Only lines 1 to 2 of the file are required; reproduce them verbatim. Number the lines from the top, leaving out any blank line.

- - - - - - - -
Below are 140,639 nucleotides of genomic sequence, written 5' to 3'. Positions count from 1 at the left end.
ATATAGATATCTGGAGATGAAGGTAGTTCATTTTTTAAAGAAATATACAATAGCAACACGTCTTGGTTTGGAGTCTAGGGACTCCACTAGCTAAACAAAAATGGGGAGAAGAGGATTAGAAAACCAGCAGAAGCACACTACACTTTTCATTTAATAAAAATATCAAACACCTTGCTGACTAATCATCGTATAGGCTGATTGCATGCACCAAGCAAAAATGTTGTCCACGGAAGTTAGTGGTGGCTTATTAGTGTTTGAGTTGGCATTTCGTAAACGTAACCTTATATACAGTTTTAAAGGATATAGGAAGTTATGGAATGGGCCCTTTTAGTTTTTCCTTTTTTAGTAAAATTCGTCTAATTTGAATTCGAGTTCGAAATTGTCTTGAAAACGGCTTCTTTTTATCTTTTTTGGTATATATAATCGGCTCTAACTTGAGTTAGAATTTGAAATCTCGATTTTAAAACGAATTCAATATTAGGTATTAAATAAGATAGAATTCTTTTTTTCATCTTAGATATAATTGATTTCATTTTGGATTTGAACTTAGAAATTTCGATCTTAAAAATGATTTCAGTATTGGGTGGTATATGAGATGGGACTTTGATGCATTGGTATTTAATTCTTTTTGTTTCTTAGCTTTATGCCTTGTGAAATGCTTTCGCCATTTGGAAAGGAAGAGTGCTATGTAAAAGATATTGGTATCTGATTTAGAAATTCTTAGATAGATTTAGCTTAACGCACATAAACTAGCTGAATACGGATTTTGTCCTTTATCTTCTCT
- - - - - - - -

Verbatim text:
Below are 140,639 nucleotides of genomic sequence, written 5' to 3'. Positions count from 1 at the left end.
ATATAGATATCTGGAGATGAAGGTAGTTCATTTTTTAAAGAAATATACAATAGCAACACGTCTTGGTTTGGAGTCTAGGGACTCCACTAGCTAAACAAAAATGGGGAGAAGAGGATTAGAAAACCAGCAGAAGCACACTACACTTTTCATTTAATAAAAATATCAAACACCTTGCTGACTAATCATCGTATAGGCTGATTGCATGCACCAAGCAAAAATGTTGTCCACGGAAGTTAGTGGTGGCTTATTAGTGTTTGAGTTGGCATTTCGTAAACGTAACCTTATATACAGTTTTAAAGGATATAGGAAGTTATGGAATGGGCCCTTTTAGTTTTTCCTTTTTTAGTAAAATTCGTCTAATTTGAATTCGAGTTCGAAATTGTCTTGAAAACGGCTTCTTTTTATCTTTTTTGGTATATATAATCGGCTCTAACTTGAGTTAGAATTTGAAATCTCGATTTTAAAACGAATTCAATATTAGGTATTAAATAAGATAGAATTCTTTTTTTCATCTTAGATATAATTGATTTCATTTTGGATTTGAACTTAGAAATTTCGATCTTAAAAATGATTTCAGTATTGGGTGGTATATGAGATGGGACTTTGATGCATTGGTATTTAATTCTTTTTGTTTCTTAGCTTTATGCCTTGTGAAATGCTTTCGCCATTTGGAAAGGAAGAGTGCTATGTAAAAGATATTGGTATCTGATTTAGAAATTCTTAGATAGATTTAGCTTAACGCACATAAACTAGCTGAATACGGATTTTGTCCTTTATCTTCTCT